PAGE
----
View single post by Texas Defender
 Posted: Thu Jun 2nd, 2011 12:04 pm
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Texas Defender

Joined: Sat Jan 27th, 2007
Location: Texas USA
Posts: 920

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  To borrow a phrase from the article you linked to, you are again: "pounding that particular drum."

  I don't agree with the person referred to in the article, Mr. Bragg, that the southerners were: "Forced" to fire on Ft. Sumter. They could have waited out Major Anderson who actually told them that he would have to leave after the 15th of April. That would have been the more prudent thing to do.

  I do agree with Mr. Bragg that Mr. Lincoln had made his choice to fight. He would under no conditions accept secession. What he needed was an incident to inflame the northern public so that he could raise an army to occupy the states that had seceded. At Ft. Sumter, he got exactly what he hoped for. Aside from having the seven states rescind secession and rejoin the Union, they could not have given him a better gift.

  Once Mr. Lincoln was elected, it was inevitable that there would be war. Those who were determined to leave (Many more people than: "A small number of fire-eaters") in response to his election felt that they had the right to leave, and Mr. Lincoln felt that they did not. Neither side would back down.

  I would not place "Full and utter responsibility for the war" on the sixteenth president. His positions regarding slavery and regarding secession were no different in 1861 than they were in 1860. At least part of the blame for the war can be put on the democrats who split their party and allowed Mr. Lincoln to be elected with less than 40% of the vote. If northern and southern democrats had not handed Mr. Lincoln the election, its unlikely that the southern states would have seceded in 1860 or 1861. What would have happened after that if, say, Stephen A. Douglas had been elected president can only be speculated on.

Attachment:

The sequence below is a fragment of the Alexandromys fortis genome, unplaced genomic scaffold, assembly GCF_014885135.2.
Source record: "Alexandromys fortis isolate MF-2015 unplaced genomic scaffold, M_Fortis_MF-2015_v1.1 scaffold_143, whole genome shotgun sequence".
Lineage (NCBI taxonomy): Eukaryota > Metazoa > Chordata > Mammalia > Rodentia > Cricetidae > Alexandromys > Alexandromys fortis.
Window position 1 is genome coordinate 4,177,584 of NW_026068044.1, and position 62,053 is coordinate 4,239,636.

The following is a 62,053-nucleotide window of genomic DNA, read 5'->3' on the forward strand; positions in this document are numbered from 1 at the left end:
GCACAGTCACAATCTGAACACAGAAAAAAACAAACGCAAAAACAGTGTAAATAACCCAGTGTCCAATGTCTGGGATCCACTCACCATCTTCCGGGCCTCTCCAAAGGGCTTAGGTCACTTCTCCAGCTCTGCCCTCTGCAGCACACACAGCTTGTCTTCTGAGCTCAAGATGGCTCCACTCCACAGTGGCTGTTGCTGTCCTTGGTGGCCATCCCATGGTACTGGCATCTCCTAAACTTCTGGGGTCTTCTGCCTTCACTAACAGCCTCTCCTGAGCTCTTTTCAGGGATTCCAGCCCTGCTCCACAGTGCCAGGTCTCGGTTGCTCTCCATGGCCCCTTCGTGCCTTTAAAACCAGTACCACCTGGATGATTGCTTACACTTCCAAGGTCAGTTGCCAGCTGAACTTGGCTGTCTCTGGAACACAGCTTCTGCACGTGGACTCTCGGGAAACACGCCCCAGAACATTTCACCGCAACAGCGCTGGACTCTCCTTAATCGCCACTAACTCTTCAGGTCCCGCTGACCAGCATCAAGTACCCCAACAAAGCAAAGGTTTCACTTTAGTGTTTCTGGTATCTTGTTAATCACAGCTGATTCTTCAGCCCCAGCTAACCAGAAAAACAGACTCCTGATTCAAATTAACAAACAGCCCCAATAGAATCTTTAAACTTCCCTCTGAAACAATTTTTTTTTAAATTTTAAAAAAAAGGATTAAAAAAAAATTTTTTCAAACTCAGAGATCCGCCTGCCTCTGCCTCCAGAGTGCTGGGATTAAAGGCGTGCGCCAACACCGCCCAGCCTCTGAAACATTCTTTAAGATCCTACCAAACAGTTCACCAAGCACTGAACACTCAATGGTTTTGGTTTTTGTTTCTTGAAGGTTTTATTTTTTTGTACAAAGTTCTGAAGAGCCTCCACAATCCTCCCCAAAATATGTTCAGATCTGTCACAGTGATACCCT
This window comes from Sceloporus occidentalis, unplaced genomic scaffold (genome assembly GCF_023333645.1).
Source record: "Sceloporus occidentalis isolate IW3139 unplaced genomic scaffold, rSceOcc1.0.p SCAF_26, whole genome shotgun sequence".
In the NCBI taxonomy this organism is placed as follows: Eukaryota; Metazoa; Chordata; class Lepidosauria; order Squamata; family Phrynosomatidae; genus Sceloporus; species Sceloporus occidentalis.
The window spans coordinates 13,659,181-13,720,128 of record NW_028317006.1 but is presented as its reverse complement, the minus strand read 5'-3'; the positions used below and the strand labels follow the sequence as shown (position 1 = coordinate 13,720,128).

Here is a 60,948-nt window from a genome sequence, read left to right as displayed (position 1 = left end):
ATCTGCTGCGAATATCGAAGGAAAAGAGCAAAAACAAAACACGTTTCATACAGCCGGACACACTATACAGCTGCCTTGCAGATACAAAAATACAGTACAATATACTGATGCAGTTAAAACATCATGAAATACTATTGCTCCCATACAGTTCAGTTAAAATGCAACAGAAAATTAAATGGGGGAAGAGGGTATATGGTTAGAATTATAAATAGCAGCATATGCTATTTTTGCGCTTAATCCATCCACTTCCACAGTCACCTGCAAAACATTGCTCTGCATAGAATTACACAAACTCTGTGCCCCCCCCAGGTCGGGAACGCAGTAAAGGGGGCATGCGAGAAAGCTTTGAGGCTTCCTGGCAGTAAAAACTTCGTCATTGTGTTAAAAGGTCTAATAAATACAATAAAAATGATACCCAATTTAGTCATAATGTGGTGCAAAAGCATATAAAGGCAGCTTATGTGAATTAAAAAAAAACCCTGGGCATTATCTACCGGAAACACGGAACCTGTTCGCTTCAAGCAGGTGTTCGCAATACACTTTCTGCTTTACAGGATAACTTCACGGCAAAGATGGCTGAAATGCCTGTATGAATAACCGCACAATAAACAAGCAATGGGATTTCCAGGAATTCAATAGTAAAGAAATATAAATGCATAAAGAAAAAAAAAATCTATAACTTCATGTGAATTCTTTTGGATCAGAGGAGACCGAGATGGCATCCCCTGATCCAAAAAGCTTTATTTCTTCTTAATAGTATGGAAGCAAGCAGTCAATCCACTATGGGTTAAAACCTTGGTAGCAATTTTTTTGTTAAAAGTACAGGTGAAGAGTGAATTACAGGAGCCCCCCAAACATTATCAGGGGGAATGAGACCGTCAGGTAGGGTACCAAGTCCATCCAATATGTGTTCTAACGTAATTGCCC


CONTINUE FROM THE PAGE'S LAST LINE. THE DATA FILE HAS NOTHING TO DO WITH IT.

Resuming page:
To me, the: "Hoary old trope" here is the contention that secession and the war were about slavery and nothing else. You have found a soulmate in Mr. Hall who chose to quote certain statements by those attending secession conventions and the state ordinances as well. No doubt Mr. Hall would discount the Kentucky Ordinance of Secession, just as you did when we went over some of this same ground in 2009. (See on this forum: "The Declaration of Independence" thread in the: "Other Civil War Talk" section).

Kentucky Ordinance of Secession  The Constitutional argument...

  I'll repeat what I said in the other section: "The issue of slavery was of course the catalyst issue, but it wasn't the only one. The larger question was (And do a degree still is) how much authority the federal government rightfully has over the states."


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